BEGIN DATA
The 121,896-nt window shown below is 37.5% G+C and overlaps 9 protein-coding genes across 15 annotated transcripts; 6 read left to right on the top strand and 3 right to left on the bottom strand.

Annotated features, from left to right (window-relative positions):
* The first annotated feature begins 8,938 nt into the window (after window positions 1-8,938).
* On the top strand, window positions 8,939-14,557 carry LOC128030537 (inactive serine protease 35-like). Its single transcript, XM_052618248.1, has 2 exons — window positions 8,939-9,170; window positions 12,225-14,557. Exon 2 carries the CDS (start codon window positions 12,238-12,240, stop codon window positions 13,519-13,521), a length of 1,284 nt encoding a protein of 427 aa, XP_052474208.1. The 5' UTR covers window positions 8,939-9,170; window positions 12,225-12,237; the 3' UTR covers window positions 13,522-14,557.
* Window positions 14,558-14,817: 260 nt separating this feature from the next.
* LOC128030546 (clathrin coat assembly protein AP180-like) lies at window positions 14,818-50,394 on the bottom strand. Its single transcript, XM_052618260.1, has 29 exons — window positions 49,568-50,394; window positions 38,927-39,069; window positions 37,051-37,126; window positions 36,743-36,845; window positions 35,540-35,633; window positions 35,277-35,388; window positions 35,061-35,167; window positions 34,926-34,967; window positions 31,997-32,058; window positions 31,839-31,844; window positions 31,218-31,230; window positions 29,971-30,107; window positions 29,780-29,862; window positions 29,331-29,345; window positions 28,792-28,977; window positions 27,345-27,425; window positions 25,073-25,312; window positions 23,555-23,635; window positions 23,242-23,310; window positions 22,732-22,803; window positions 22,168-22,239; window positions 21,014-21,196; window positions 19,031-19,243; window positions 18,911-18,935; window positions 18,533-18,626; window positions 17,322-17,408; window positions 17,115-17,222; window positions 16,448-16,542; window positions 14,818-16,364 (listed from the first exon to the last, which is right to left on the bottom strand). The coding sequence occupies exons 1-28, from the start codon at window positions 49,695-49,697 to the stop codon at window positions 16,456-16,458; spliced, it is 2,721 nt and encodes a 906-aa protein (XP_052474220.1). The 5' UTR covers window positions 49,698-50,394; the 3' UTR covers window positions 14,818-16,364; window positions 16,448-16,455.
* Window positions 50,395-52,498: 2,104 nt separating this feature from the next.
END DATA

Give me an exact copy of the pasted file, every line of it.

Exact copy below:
The 121,896-nt window shown below is 37.5% G+C and overlaps 9 protein-coding genes across 15 annotated transcripts; 6 read left to right on the top strand and 3 right to left on the bottom strand.

Annotated features, from left to right (window-relative positions):
* The first annotated feature begins 8,938 nt into the window (after window positions 1-8,938).
* On the top strand, window positions 8,939-14,557 carry LOC128030537 (inactive serine protease 35-like). Its single transcript, XM_052618248.1, has 2 exons — window positions 8,939-9,170; window positions 12,225-14,557. Exon 2 carries the CDS (start codon window positions 12,238-12,240, stop codon window positions 13,519-13,521), a length of 1,284 nt encoding a protein of 427 aa, XP_052474208.1. The 5' UTR covers window positions 8,939-9,170; window positions 12,225-12,237; the 3' UTR covers window positions 13,522-14,557.
* Window positions 14,558-14,817: 260 nt separating this feature from the next.
* LOC128030546 (clathrin coat assembly protein AP180-like) lies at window positions 14,818-50,394 on the bottom strand. Its single transcript, XM_052618260.1, has 29 exons — window positions 49,568-50,394; window positions 38,927-39,069; window positions 37,051-37,126; window positions 36,743-36,845; window positions 35,540-35,633; window positions 35,277-35,388; window positions 35,061-35,167; window positions 34,926-34,967; window positions 31,997-32,058; window positions 31,839-31,844; window positions 31,218-31,230; window positions 29,971-30,107; window positions 29,780-29,862; window positions 29,331-29,345; window positions 28,792-28,977; window positions 27,345-27,425; window positions 25,073-25,312; window positions 23,555-23,635; window positions 23,242-23,310; window positions 22,732-22,803; window positions 22,168-22,239; window positions 21,014-21,196; window positions 19,031-19,243; window positions 18,911-18,935; window positions 18,533-18,626; window positions 17,322-17,408; window positions 17,115-17,222; window positions 16,448-16,542; window positions 14,818-16,364 (listed from the first exon to the last, which is right to left on the bottom strand). The coding sequence occupies exons 1-28, from the start codon at window positions 49,695-49,697 to the stop codon at window positions 16,456-16,458; spliced, it is 2,721 nt and encodes a 906-aa protein (XP_052474220.1). The 5' UTR covers window positions 49,698-50,394; the 3' UTR covers window positions 14,818-16,364; window positions 16,448-16,455.
* Window positions 50,395-52,498: 2,104 nt separating this feature from the next.